Cybercrooks have plenty of new tricks up their sleeves to steal card data from merchants. The attacks aren’t likely to let up, mainly because retailer payment and business systems remain a treasure chest for data pirates, a new study says.

Cyberattacks are growing in number and sophistication against businesses because card data, personal data and intellectual property remain hot sellers on the black market, Trustwave says in its 2013 global security report.

The most popular malicious software family was "memory scraping," through which attackers target any application that handles credit card numbers, Trustwave says.

As many as 20% of new case samples included memory scraping functions, an activity that was detected in nearly 50% of investigations where associated malware had an identifiable data-collection function.

Memory scrapers often come in pieces, including separate discover and capture tools, Trustwave says.

The Chicago-based data security provider collected data from more than 2 million network and application vulnerability scans, and from 400 Web-based data breaches publicly disclosed in 2012. In addition to using information from various investigative agencies, Trustwave also analyzed data from more than 20 billion e-mails collected from 2007 to 2012.

The risk of a data breach is becoming greater for consumer-facing businesses and brand-name chains, Trustwave says.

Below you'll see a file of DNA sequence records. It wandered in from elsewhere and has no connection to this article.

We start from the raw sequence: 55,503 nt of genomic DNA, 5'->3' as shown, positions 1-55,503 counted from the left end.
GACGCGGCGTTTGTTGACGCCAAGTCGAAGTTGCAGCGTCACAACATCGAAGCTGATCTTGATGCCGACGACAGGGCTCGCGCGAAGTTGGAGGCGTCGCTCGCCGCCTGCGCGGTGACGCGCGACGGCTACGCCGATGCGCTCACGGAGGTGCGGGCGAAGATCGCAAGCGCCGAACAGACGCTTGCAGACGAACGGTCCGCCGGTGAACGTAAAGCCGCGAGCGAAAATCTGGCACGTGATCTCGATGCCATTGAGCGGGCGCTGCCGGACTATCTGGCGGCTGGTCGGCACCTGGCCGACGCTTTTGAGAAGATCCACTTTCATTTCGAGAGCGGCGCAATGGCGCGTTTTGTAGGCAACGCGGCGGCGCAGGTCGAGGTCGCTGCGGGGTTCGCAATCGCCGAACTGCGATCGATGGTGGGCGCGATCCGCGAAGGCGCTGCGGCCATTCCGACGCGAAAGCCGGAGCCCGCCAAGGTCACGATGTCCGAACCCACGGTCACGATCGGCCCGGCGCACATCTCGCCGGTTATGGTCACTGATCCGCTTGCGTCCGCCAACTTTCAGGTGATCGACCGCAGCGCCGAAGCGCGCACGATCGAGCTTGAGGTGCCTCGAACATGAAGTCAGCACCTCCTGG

The report reveals SQL (structured query language) injection and remote access made up 73% of the infiltration methods used by criminals in 2012. In addition, versions of the Blackhole exploit kit, the most common tool for Web hackers, made up more than 70% of all attacks. Sixty-one percent of attacks targeted Adobe Reader PDF files.

Many businesses are leaving the doors open for attackers by ignoring security basics.

Organizations encounter remote administration challenges, the use of weak or reused passwords, a lack of a properly configured firewall, a lack of software updates, and a lack of education among employees, Trustwave says.

"A lot of companies are not hearing the message [about protecting data] and do not do the basic steps for security," says Julie Conroy, senior analyst and fraud expert with Boston-based Aite Group.

For small merchants, it is often a lack of awareness about data breaches because they are more focused on making it through the recession and running their business,  Conroy says. "There is not a full realization that they are targets."

Larger companies are more aware of data security and do all of the compliance tests and updates, but they also fall into traps, Conroy says.

"They can let their guard down just one time with a new release of data that either doesn’t go through all of the proper channels or is just protected by a default password," Conroy says. "And the bad guys aren’t going to let that slip by."

Trustwave says the crooks have turned the tables on the common protective measure of encrypting data by doing the same thing when stealing data. Criminals encrypted more than 25% of all data they were stealing, the report says.

Because of the most recent trends and introduction of more powerful malware, businesses will discover that off-the-shelf detection software is becoming ineffective, making multiple layers of defense still the strongest strategy, Trustwave says.

Outsourcing of technology and business systems saves companies money only if it results in no attacks on data, but third-party vendors are just as vulnerable, Trustwave says.

Early last year, Trustwave encouraged independent sales organizations to provide merchants with added security against malicious-software attacks as the company prepared to beef up its software offerings after acquiring M86 Security. 

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